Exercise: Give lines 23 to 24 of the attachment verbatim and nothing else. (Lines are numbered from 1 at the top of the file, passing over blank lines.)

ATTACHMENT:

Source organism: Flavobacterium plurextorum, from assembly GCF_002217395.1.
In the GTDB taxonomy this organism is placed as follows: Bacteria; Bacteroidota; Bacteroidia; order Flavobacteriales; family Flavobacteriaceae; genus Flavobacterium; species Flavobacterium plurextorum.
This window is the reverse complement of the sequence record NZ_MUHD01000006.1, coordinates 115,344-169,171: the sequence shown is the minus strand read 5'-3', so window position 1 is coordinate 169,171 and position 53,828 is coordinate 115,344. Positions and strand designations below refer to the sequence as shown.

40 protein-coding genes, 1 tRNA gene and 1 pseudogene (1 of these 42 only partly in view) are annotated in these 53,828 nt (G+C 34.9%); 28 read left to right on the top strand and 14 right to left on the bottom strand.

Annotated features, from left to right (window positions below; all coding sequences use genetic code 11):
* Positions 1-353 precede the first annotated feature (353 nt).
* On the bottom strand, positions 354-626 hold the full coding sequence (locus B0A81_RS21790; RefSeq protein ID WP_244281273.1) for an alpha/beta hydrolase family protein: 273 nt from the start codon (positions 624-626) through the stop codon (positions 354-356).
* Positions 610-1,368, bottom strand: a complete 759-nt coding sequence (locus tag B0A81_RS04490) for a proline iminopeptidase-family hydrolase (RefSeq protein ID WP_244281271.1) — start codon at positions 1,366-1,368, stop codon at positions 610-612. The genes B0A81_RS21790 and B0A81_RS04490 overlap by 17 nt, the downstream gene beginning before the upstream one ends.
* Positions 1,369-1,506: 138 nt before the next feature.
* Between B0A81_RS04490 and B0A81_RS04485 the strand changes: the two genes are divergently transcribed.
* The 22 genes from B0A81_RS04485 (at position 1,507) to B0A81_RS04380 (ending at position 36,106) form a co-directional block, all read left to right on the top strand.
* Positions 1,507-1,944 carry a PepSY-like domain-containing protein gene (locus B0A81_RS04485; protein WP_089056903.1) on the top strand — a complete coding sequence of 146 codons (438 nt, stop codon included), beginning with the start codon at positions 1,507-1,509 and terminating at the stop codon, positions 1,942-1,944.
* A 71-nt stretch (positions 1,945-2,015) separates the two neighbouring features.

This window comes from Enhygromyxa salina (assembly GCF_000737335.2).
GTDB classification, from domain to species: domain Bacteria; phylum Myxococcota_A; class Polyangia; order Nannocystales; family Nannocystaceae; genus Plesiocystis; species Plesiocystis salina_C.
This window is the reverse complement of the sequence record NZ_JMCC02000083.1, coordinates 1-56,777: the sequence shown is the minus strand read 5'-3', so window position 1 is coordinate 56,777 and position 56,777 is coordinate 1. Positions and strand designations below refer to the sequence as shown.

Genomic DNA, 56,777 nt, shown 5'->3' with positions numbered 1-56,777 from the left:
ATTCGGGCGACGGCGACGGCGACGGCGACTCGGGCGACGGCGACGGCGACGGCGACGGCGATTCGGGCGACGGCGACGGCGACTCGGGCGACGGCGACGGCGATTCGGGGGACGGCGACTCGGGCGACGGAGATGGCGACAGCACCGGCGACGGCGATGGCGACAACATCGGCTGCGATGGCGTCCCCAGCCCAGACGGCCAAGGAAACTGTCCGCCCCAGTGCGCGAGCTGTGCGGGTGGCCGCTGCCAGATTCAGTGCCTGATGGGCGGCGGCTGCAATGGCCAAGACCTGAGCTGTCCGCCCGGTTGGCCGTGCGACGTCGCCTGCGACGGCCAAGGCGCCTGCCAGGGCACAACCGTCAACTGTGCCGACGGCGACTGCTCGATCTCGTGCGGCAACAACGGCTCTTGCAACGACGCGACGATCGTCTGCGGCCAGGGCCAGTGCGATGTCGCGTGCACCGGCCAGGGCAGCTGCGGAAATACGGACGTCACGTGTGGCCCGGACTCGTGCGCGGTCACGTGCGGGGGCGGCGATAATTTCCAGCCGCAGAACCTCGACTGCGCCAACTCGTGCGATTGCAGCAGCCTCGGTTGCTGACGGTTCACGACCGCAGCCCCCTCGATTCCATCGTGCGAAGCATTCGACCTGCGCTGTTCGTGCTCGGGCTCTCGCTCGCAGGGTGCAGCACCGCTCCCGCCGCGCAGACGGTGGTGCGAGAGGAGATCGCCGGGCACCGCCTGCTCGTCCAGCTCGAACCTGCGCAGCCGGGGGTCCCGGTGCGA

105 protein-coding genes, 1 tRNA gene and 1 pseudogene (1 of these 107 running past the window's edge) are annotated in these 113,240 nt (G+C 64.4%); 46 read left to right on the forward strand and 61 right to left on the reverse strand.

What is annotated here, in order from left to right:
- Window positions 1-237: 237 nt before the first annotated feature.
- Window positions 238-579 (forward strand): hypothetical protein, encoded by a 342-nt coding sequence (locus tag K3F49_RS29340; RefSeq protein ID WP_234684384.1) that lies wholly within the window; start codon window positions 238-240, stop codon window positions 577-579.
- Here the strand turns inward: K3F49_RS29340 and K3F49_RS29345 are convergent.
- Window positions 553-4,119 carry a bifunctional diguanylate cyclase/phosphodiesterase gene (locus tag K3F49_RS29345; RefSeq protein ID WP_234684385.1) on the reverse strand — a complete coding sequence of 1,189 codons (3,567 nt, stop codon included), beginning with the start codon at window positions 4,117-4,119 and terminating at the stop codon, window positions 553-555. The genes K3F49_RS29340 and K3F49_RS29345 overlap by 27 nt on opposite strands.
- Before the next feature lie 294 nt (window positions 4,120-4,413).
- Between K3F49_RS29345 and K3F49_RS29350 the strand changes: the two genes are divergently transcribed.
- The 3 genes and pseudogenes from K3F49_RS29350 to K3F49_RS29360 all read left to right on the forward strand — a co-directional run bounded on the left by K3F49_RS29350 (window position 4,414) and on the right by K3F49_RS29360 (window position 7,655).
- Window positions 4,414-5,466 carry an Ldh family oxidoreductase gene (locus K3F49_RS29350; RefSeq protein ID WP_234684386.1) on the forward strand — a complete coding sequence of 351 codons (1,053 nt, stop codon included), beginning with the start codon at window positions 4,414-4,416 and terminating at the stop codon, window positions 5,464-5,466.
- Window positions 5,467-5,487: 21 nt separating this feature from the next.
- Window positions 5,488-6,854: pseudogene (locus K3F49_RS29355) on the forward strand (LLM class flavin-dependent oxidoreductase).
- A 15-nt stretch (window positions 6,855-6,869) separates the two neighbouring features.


- Here the strand turns inward: K3F49_RS29340 and K3F49_RS29345 are convergent.
- Window positions 553-4,119 carry a bifunctional diguanylate cyclase/phosphodiesterase gene (locus tag K3F49_RS29345; RefSeq protein ID WP_234684385.1) on the reverse strand — a complete coding sequence of 1,189 codons (3,567 nt, stop codon included), beginning with the start codon at window positions 4,117-4,119 and terminating at the stop codon, window positions 553-555. The genes K3F49_RS29340 and K3F49_RS29345 overlap by 27 nt on opposite strands.